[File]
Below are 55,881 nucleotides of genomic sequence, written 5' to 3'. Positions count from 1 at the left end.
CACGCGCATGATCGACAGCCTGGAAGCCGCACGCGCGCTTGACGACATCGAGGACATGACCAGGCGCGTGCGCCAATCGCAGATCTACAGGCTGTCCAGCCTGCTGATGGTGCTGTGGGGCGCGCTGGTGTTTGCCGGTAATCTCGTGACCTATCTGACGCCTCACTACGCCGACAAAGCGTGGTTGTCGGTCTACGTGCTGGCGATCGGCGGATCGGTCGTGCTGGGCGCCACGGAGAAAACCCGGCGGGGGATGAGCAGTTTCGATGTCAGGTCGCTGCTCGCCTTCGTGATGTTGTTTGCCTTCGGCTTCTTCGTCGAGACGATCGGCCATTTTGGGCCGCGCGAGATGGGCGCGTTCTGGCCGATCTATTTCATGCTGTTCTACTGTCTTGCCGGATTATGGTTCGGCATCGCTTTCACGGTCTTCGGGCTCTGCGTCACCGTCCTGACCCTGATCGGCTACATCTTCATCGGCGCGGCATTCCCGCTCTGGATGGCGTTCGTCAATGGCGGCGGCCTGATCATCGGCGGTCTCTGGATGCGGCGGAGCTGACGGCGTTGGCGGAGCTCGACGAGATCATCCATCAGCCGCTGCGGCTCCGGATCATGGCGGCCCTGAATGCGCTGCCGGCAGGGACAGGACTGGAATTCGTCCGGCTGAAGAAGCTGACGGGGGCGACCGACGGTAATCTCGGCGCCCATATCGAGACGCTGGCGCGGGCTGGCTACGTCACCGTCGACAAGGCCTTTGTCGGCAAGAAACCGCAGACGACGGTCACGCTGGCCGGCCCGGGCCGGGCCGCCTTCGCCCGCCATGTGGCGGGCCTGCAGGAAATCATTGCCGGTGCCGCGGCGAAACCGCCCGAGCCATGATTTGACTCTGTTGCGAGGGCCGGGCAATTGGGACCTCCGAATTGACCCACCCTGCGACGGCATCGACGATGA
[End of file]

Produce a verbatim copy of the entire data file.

Below are 55,881 nucleotides of genomic sequence, written 5' to 3'. Positions count from 1 at the left end.
CACGCGCATGATCGACAGCCTGGAAGCCGCACGCGCGCTTGACGACATCGAGGACATGACCAGGCGCGTGCGCCAATCGCAGATCTACAGGCTGTCCAGCCTGCTGATGGTGCTGTGGGGCGCGCTGGTGTTTGCCGGTAATCTCGTGACCTATCTGACGCCTCACTACGCCGACAAAGCGTGGTTGTCGGTCTACGTGCTGGCGATCGGCGGATCGGTCGTGCTGGGCGCCACGGAGAAAACCCGGCGGGGGATGAGCAGTTTCGATGTCAGGTCGCTGCTCGCCTTCGTGATGTTGTTTGCCTTCGGCTTCTTCGTCGAGACGATCGGCCATTTTGGGCCGCGCGAGATGGGCGCGTTCTGGCCGATCTATTTCATGCTGTTCTACTGTCTTGCCGGATTATGGTTCGGCATCGCTTTCACGGTCTTCGGGCTCTGCGTCACCGTCCTGACCCTGATCGGCTACATCTTCATCGGCGCGGCATTCCCGCTCTGGATGGCGTTCGTCAATGGCGGCGGCCTGATCATCGGCGGTCTCTGGATGCGGCGGAGCTGACGGCGTTGGCGGAGCTCGACGAGATCATCCATCAGCCGCTGCGGCTCCGGATCATGGCGGCCCTGAATGCGCTGCCGGCAGGGACAGGACTGGAATTCGTCCGGCTGAAGAAGCTGACGGGGGCGACCGACGGTAATCTCGGCGCCCATATCGAGACGCTGGCGCGGGCTGGCTACGTCACCGTCGACAAGGCCTTTGTCGGCAAGAAACCGCAGACGACGGTCACGCTGGCCGGCCCGGGCCGGGCCGCCTTCGCCCGCCATGTGGCGGGCCTGCAGGAAATCATTGCCGGTGCCGCGGCGAAACCGCCCGAGCCATGATTTGACTCTGTTGCGAGGGCCGGGCAATTGGGACCTCCGAATTGACCCACCCTGCGACGGCATCGACGATGA